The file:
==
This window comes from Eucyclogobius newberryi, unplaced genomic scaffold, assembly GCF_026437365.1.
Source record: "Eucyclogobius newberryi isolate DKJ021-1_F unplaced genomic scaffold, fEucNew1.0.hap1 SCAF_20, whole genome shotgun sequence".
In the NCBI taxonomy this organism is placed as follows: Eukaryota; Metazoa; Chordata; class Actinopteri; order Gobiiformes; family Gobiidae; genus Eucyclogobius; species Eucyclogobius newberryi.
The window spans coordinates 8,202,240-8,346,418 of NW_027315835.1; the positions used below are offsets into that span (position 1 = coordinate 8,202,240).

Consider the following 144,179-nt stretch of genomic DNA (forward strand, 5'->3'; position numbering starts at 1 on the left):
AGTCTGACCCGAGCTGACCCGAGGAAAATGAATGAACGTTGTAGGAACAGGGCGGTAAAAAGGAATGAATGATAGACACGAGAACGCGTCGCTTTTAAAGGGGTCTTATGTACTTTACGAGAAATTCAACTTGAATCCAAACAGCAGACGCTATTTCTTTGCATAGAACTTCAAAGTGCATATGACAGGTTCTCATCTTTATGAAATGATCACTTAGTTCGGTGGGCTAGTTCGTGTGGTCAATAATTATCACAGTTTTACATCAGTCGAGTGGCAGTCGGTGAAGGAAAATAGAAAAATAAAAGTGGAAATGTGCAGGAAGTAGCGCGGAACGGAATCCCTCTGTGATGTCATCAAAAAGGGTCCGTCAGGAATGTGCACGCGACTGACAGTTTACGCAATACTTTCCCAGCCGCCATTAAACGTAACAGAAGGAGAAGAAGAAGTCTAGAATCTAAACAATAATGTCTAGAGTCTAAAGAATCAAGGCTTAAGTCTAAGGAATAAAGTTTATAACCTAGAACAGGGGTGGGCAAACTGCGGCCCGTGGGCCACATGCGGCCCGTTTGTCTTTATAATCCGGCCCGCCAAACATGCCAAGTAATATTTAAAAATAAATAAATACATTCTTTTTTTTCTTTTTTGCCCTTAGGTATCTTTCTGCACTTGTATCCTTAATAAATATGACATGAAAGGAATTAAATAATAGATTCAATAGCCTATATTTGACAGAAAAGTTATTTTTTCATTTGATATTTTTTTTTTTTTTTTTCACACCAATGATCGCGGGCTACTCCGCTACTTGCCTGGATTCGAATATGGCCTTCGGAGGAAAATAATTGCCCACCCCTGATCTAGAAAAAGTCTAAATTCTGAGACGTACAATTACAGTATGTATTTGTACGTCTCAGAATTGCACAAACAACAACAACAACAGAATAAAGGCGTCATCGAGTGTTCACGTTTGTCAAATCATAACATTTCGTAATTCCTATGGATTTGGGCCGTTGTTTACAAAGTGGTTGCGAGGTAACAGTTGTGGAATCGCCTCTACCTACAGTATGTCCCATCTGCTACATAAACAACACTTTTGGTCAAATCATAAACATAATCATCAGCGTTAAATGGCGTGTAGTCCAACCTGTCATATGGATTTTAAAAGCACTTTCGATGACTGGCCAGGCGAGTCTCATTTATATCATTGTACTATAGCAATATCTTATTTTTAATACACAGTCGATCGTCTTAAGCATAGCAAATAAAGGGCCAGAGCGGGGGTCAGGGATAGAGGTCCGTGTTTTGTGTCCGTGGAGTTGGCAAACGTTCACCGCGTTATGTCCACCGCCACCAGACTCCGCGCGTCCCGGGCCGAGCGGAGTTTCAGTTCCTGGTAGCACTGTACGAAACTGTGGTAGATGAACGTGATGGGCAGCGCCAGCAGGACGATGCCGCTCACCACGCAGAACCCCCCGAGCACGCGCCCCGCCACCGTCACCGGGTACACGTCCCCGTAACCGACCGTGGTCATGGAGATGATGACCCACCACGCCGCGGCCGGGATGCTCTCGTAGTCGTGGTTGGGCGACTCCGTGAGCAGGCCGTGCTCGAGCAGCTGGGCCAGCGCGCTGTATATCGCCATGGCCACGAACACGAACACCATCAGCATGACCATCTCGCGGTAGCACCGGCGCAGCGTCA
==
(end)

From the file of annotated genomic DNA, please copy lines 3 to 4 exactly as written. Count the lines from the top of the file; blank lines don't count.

In the NCBI taxonomy this organism is placed as follows: Eukaryota; Metazoa; Chordata; class Actinopteri; order Gobiiformes; family Gobiidae; genus Eucyclogobius; species Eucyclogobius newberryi.
The window spans coordinates 8,202,240-8,346,418 of NW_027315835.1; the positions used below are offsets into that span (position 1 = coordinate 8,202,240).